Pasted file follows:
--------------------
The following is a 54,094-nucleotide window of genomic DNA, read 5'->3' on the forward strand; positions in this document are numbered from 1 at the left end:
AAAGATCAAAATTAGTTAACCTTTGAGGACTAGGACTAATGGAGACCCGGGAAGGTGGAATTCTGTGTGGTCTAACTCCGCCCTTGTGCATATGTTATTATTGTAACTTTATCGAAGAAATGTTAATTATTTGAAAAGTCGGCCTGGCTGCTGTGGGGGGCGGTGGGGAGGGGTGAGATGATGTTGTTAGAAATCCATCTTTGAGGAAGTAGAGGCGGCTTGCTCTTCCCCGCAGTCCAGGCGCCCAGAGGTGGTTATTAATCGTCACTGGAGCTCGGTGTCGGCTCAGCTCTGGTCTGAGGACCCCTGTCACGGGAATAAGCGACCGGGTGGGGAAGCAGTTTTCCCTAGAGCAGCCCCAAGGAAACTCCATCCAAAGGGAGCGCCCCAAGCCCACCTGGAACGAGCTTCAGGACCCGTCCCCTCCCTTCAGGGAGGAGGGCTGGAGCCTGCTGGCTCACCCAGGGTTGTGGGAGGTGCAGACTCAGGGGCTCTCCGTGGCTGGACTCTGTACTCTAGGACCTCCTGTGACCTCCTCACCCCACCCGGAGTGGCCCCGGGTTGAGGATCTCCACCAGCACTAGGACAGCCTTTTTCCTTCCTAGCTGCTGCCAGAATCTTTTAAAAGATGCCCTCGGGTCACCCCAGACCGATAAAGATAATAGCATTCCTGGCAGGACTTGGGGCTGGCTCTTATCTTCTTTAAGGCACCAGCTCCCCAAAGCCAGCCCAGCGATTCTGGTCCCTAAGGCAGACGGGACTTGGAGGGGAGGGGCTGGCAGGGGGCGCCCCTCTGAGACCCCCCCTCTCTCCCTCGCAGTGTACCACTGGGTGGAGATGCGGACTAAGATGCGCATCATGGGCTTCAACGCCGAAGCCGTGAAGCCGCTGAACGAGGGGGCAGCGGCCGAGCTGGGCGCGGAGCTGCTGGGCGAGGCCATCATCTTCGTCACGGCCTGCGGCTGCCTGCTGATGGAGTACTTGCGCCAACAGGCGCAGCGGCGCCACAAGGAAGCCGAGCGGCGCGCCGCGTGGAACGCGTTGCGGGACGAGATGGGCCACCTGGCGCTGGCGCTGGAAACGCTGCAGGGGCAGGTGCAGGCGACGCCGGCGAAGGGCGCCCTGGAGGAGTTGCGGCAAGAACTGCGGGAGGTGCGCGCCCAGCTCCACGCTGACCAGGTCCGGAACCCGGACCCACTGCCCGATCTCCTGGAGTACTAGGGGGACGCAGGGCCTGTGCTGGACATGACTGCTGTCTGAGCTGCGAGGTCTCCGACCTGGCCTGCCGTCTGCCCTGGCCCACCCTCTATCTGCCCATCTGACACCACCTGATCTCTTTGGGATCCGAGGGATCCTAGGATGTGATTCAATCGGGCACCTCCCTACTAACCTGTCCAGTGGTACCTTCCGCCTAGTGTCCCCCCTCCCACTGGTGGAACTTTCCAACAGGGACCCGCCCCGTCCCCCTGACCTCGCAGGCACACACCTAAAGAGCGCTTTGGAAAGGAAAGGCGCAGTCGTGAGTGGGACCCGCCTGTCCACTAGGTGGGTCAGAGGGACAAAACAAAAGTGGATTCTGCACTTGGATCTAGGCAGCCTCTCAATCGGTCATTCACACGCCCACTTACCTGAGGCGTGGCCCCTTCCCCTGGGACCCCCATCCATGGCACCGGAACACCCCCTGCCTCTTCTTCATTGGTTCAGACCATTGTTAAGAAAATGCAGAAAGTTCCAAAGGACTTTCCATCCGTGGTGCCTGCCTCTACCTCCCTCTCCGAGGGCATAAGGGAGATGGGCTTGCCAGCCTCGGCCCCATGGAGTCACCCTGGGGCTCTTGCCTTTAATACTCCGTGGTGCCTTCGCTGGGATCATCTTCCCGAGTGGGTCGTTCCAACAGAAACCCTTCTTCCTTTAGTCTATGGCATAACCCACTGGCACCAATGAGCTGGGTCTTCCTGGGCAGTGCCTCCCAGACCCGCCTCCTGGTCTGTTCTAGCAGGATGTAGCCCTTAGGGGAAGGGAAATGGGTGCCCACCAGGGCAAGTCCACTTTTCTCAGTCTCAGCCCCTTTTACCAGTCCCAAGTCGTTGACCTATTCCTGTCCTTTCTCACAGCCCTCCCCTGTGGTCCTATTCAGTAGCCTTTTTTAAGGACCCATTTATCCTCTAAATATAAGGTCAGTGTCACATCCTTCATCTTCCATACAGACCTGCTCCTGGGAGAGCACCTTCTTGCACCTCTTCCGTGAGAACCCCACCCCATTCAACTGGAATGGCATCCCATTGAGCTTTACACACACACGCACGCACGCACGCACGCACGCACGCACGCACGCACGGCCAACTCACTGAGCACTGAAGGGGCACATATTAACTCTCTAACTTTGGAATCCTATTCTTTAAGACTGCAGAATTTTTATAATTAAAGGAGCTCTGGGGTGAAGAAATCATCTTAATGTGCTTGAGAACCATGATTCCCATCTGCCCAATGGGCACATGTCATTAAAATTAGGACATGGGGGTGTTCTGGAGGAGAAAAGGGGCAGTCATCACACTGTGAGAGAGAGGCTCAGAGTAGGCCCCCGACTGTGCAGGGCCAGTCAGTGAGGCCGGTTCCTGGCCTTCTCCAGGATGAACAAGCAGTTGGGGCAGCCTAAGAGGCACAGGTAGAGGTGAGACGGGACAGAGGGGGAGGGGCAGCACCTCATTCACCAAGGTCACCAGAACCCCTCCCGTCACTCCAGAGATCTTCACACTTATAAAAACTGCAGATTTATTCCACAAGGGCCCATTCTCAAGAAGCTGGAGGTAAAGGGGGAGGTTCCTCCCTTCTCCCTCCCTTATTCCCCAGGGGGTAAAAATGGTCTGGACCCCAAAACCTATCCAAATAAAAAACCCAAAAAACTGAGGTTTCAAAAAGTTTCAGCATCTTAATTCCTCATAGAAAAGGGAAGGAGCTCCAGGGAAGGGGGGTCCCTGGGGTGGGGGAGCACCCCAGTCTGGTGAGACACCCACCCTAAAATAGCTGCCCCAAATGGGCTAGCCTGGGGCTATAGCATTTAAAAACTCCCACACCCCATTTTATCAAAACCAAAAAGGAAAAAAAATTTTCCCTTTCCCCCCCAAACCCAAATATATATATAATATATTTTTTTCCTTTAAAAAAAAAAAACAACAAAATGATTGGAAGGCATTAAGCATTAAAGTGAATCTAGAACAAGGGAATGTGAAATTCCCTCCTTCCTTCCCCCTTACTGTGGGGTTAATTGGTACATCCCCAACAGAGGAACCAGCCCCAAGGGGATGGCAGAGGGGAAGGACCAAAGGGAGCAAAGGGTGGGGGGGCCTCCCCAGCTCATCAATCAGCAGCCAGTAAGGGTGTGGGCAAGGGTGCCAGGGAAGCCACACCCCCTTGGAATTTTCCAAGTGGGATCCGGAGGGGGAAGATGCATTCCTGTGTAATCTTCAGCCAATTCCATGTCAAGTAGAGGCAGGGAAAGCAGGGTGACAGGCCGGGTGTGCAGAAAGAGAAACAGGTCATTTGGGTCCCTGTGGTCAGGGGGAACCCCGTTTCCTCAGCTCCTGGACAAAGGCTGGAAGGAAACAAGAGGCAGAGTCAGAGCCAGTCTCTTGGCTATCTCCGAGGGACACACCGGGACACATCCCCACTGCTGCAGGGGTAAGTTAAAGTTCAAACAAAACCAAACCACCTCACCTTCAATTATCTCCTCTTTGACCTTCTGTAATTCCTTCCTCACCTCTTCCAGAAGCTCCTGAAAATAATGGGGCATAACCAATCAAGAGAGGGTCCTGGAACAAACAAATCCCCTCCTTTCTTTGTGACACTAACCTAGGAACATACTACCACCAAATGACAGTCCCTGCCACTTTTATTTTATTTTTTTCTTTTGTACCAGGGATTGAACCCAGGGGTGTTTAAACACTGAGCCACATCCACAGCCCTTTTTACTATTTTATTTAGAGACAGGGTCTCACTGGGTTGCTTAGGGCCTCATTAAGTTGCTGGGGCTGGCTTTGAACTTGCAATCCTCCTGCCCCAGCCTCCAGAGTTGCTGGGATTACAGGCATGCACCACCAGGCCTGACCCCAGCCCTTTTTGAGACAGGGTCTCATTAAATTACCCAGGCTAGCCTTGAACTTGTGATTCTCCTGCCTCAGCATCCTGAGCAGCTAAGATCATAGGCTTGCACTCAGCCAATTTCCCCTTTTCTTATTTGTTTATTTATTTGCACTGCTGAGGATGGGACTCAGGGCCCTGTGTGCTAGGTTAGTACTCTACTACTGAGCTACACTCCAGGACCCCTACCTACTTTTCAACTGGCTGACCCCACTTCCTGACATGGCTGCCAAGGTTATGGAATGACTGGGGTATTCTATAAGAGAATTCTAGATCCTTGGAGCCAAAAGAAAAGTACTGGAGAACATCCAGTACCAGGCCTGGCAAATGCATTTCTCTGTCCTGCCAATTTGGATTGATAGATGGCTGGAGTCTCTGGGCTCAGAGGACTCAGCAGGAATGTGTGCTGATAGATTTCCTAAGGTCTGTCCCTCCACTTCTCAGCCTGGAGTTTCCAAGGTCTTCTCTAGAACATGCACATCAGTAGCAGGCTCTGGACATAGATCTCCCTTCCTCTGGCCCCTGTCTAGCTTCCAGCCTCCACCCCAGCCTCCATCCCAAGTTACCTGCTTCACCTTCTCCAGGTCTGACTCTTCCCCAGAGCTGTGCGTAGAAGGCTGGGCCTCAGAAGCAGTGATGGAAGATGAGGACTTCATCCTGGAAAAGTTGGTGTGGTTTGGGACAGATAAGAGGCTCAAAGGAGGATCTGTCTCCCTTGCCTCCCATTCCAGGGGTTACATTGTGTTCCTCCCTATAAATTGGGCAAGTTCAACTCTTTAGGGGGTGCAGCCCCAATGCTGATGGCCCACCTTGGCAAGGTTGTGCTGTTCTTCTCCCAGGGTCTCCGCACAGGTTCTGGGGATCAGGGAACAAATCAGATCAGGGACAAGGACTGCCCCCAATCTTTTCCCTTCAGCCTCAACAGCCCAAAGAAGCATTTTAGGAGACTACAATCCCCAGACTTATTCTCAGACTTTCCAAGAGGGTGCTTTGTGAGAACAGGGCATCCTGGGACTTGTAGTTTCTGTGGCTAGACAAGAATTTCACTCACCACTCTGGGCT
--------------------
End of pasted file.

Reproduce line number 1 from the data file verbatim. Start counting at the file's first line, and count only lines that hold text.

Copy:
The following is a 54,094-nucleotide window of genomic DNA, read 5'->3' on the forward strand; positions in this document are numbered from 1 at the left end: